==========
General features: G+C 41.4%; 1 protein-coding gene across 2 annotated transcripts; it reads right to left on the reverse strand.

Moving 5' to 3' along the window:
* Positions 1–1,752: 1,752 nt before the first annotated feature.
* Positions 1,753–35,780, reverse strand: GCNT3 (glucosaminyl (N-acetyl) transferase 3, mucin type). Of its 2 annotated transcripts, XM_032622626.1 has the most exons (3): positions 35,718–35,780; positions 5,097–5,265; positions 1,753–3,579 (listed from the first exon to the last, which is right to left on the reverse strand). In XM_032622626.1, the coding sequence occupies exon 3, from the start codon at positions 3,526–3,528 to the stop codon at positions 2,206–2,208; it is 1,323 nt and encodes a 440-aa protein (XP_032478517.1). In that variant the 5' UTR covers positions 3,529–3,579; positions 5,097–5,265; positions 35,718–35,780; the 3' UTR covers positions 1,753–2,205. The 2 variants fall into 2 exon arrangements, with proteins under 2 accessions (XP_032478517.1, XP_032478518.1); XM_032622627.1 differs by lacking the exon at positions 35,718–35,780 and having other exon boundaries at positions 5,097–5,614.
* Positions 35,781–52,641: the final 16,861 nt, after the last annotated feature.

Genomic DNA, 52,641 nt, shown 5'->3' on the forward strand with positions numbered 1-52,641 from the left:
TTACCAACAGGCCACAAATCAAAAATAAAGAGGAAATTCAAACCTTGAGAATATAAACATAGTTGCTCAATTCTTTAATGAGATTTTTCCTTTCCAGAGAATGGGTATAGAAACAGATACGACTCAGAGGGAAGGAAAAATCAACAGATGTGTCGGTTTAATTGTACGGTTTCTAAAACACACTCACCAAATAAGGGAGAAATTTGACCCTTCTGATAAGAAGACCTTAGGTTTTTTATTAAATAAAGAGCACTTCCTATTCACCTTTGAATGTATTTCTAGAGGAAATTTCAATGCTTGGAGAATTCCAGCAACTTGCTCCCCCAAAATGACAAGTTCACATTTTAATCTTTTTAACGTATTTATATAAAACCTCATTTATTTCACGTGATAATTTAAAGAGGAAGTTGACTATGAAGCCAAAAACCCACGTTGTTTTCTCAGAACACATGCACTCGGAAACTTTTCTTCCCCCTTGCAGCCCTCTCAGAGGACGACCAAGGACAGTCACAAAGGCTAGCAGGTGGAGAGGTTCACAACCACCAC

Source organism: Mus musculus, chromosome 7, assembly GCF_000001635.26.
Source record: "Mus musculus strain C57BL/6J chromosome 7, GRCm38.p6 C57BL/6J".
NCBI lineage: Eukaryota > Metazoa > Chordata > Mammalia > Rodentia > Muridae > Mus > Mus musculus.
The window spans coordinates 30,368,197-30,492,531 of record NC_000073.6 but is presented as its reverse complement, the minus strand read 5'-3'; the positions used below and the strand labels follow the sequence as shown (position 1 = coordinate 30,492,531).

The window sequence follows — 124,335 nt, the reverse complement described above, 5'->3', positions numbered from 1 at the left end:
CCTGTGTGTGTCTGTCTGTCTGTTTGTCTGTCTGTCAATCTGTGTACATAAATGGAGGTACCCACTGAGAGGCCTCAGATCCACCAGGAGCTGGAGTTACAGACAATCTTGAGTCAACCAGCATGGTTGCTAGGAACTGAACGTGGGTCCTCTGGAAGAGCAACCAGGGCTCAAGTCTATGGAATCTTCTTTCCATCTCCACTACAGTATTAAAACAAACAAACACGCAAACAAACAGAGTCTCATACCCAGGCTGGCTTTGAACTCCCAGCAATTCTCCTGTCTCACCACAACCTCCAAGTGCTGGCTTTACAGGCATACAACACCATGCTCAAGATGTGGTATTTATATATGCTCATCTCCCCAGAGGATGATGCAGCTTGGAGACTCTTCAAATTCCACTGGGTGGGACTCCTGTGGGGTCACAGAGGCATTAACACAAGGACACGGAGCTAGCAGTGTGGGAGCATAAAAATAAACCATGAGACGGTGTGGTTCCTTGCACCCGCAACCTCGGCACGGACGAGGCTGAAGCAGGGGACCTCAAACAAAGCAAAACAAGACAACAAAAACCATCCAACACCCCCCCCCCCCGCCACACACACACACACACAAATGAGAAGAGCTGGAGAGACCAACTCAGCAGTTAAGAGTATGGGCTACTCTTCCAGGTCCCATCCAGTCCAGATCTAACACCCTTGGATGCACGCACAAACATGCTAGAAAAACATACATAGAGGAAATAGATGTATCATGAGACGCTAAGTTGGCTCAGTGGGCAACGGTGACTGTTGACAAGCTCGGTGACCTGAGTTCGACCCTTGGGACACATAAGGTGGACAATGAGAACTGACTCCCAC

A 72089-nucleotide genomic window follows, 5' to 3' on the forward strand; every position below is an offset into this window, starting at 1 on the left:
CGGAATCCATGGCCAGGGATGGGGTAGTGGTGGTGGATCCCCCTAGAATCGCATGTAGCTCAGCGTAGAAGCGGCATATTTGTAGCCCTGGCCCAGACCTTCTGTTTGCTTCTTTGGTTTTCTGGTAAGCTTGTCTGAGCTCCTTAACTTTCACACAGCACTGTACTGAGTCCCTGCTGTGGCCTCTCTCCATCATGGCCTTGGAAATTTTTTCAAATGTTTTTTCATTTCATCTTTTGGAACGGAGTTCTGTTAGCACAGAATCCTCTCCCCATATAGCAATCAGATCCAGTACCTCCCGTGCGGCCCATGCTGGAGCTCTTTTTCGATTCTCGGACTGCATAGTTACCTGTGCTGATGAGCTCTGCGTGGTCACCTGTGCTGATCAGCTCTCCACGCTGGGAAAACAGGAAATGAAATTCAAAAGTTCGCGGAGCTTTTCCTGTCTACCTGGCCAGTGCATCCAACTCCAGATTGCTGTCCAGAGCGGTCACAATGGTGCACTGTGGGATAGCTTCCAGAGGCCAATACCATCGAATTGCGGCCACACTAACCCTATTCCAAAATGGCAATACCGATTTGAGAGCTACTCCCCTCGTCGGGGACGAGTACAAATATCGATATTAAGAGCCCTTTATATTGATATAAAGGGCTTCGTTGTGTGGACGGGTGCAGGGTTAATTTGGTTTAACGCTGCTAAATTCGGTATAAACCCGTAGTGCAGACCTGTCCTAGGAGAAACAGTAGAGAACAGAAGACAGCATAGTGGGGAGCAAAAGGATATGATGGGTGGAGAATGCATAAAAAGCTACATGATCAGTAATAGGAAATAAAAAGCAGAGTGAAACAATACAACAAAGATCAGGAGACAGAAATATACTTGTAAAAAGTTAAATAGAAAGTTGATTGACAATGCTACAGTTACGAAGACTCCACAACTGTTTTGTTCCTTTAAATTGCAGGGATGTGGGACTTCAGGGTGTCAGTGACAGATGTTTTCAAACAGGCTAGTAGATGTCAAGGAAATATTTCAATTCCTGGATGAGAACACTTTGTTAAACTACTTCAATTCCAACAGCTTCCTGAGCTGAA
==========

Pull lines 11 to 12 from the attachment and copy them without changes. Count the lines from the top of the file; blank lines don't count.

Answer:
The window spans coordinates 30,368,197-30,492,531 of record NC_000073.6 but is presented as its reverse complement, the minus strand read 5'-3'; the positions used below and the strand labels follow the sequence as shown (position 1 = coordinate 30,492,531).

The window sequence follows — 124,335 nt, the reverse complement described above, 5'->3', positions numbered from 1 at the left end: